The maid escorted her into the home, which was more of a palace than a house, and was dazed by its absolute elegance and glamour. She gazed dumbfounded at the exquisite rooms and atriums, each one highlighted by fixtures of pearl, ivory, and gold. When reunited with her sister, she could not help noticing her sister's fine jewelry and clothing. The poor sister stood motionless, staring at her sister, barely believing that she was related to the queen who stood before her.

The sisters embraced and began to speak. When the conversation eventually turned to their respective social positions, the poor sister commented about her sister's glum appearance.

"Why do you look so sad?" she asked. "You have everything that you could possibly ask for in life! Even if you do lack some luxury, you will undoubtedly receive it if you ask. What could possibly be upsetting you?"

"Indeed," the rich sister responded. "My husband is a very prestigious and wealthy man. He gives me everything - the finest clothing, jewelry, and foods. But all this is worthless because he does not respect me as a person! He treats me like one of the maids and embarrasses me before the noblest dignitaries!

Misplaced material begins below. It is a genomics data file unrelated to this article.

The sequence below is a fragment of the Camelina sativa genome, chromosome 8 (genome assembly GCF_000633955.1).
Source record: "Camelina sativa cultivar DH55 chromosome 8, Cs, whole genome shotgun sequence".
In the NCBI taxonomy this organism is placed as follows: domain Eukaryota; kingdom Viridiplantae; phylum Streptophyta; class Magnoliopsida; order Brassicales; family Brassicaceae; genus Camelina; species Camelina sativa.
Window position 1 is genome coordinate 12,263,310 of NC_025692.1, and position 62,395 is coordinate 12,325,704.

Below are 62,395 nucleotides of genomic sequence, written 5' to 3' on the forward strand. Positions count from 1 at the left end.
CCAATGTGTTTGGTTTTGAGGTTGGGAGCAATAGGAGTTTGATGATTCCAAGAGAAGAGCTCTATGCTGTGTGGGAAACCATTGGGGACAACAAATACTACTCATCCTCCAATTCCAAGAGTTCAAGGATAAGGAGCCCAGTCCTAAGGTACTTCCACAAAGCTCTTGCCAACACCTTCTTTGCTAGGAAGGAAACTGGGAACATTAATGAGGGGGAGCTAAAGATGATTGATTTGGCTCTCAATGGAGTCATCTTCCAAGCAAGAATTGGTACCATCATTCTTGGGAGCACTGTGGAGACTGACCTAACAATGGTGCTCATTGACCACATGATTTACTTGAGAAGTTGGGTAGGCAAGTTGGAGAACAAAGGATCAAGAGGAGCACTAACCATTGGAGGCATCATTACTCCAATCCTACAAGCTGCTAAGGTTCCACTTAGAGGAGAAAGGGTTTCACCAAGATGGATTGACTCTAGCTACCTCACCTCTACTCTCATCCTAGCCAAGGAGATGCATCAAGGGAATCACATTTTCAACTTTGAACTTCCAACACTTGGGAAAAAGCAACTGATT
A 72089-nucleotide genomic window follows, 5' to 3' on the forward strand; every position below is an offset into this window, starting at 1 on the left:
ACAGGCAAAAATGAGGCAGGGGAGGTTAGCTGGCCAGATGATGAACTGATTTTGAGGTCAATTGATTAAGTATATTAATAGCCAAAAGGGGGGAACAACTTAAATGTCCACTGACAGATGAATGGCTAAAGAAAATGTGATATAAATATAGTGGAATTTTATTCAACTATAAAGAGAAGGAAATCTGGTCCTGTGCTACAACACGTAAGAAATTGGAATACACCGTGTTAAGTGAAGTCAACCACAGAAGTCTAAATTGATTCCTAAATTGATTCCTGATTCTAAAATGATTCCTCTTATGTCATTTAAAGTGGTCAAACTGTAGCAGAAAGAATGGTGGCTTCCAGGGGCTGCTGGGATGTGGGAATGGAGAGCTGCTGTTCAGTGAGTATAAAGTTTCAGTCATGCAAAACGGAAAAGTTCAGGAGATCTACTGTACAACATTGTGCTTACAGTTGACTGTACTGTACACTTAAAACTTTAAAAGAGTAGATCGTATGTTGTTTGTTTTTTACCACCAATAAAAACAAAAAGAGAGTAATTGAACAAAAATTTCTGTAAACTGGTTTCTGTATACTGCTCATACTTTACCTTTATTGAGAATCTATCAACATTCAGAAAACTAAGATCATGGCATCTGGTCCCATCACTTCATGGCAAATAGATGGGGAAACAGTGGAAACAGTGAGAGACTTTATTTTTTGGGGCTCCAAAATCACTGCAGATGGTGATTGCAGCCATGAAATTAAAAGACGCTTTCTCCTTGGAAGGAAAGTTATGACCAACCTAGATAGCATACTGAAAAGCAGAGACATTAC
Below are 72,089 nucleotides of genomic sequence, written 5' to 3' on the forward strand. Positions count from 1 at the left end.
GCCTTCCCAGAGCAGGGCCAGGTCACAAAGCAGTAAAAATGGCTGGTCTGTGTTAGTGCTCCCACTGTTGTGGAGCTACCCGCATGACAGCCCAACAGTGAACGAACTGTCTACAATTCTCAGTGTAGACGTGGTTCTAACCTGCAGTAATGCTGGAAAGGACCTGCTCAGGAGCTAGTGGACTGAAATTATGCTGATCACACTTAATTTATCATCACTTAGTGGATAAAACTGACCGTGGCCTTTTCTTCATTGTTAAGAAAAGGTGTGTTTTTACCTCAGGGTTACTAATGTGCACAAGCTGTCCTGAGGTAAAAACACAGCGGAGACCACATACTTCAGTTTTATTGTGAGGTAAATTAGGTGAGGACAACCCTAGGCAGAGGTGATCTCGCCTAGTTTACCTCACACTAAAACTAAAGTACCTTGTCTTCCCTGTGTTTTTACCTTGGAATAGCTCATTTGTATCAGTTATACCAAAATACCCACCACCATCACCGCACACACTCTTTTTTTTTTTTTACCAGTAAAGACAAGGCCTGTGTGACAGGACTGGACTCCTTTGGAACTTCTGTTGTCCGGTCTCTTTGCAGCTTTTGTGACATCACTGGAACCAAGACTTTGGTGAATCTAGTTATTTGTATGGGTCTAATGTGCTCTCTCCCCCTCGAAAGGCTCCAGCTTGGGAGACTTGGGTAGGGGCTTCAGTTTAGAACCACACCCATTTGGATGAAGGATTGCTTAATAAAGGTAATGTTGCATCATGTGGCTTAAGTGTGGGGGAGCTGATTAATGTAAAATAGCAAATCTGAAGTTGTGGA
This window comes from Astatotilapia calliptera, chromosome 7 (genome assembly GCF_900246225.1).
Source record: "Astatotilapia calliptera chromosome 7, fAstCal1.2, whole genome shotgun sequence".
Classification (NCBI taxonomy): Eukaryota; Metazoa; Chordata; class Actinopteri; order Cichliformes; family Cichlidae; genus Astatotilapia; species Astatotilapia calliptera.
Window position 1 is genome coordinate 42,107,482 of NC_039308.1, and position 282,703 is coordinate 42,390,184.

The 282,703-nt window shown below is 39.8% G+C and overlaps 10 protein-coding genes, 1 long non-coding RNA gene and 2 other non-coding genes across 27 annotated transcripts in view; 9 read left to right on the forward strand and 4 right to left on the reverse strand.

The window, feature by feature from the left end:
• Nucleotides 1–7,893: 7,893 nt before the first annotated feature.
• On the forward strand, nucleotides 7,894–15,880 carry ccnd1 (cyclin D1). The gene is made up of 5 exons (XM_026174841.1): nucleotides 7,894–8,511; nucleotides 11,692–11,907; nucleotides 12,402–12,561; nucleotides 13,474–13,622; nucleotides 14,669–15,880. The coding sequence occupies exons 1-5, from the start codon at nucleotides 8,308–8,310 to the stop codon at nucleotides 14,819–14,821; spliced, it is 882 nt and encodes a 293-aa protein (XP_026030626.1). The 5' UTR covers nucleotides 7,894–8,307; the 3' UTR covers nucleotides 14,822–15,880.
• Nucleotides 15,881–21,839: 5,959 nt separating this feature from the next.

"Although you are poor, your husband respects you and cares about your feelings. While you may lack material wealth, you have a rich relationship with your spouse. That is worth much more than the empty jewelry that my husband throws on me."

In the same way, each one of us should stop to consider our relationship with the Torah. There are communities that are blessed with wealth, and they shower their Torah with that wealth. The Torah is dressed in the most ornate velvet covers, adorned with silver crowns and housed in an ark of gold. The Torah is kept and read in the most beautiful synagogue building.

Yet, all that glamour is meaningless if the people do not follow what the Torah has to say. It's easy to contribute to the physical beauty of the Torah. But, as the rich sister confided, it is the emotional concern and dignity that builds the relationship - not the empty beauty and wealth. If we really care for the Torah, we must learn its laws and lessons, and inculcate them into our daily lifestyles.